As a boy growing up in Kendall County, 62-year-old Roger Matile remembers his family left their small, rural town to shop for Christmas presents in a bigger city nearby.
But those days are long gone. The county about 50 miles west of Chicago was the fastest growing in the nation between 2000 and 2007, according to new Census data.
Kendall, one of the outlying counties that collars Chicago's five traditional collar counties, saw its population grow 77.5 percent, to 96,818 in July 2007 from 54,560 in April 2000.
The spreading suburban sprawl has brought with it stores, restaurants and other development.
"You don't have to leave town for anything," said Matile, a retired local newspaper editor who lives in the village of Oswego.
The county's growth edged out Florida's Flagler County to take the top spot.
Other Illinois counties that made a list of the 100 fastest-growing counties were Will and Boone.
Will, a Chicago collar county south of the city, ranked No. 54 with 34.1 percent growth and a 2007 population of 673,586. Boone, in northern Illinois near the city of Rockford, was No. 99 with 28.1 percent growth and 53,531 people last year.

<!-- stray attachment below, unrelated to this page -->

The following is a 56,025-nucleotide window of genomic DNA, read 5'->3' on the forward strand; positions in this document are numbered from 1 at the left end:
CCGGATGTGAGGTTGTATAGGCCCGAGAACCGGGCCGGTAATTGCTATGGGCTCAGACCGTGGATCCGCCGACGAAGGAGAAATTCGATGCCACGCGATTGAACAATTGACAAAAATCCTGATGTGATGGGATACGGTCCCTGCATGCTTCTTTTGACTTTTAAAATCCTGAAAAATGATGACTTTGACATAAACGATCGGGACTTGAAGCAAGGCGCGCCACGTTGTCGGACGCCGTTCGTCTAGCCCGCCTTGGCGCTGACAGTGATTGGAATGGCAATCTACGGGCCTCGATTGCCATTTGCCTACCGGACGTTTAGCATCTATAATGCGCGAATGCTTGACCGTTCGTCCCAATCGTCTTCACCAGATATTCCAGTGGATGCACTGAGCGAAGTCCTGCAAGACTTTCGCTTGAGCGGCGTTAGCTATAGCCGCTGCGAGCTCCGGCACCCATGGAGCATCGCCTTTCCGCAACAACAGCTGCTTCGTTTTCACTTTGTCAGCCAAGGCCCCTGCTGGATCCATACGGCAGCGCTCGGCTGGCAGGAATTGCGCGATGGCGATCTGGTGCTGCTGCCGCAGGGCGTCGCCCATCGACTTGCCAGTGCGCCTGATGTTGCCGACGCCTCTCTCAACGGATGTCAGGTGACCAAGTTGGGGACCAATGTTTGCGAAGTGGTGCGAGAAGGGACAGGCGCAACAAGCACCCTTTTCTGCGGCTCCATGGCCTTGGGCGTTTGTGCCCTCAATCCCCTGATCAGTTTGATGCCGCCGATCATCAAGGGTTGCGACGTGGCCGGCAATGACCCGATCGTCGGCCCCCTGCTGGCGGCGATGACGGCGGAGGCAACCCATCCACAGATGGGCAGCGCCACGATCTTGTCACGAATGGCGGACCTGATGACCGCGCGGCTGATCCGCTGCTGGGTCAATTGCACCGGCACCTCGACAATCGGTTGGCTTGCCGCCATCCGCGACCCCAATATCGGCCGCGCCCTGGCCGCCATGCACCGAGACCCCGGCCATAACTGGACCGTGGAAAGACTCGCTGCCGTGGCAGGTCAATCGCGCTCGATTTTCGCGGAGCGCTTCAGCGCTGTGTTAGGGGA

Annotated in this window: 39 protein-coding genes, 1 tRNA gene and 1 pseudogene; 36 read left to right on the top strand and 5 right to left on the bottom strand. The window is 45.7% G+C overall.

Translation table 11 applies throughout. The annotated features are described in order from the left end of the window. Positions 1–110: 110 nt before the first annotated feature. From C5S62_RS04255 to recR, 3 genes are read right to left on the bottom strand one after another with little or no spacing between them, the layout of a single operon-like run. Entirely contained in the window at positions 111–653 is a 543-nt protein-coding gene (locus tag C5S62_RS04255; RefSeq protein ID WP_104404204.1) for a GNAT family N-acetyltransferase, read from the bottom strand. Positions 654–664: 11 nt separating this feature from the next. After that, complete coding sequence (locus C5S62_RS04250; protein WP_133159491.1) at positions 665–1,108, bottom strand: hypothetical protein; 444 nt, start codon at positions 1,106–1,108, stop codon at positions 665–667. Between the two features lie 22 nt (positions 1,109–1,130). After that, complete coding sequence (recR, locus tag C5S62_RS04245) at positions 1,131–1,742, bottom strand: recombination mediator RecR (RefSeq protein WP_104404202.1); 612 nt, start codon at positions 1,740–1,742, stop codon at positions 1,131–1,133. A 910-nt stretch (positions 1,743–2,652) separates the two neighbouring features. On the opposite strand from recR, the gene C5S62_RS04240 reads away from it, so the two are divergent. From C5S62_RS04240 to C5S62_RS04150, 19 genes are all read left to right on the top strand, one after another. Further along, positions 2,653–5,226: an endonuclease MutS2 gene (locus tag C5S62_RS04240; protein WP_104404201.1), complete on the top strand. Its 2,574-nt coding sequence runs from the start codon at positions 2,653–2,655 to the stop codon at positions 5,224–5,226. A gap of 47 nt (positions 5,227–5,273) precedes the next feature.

Evidence of the population boom is easy to spot in Kendall, a county that has farming roots.
"One of the main things that people notice is certainly an increase in traffic," said Kendall County Board chairman John Church.
More people means new challenges for local government, including transportation, infrastructure and public safety issues, Church said. For example, there's a $30 million courthouse expansion in the works and the jail has had to be expanded, he said.
The spreading suburban sprawl is doing more than just jamming roads. Democrats and Republicans say the changing demographics could affect elections.
Earlier this month, Republicans lost former House Speaker Dennis Hastert's seat to a Democrat in a traditionally Republican district that includes Kendall. Democrat Bill Foster won the remainder of Hastert's term, which ends next January, but he'll have to beat Republican businessman Jim Oberweis again in November to win a new, full term.
Matile, a local history buff, has mixed feelings about the changes to the county that has been his lifelong home.
"I like the new and I miss the old," he said.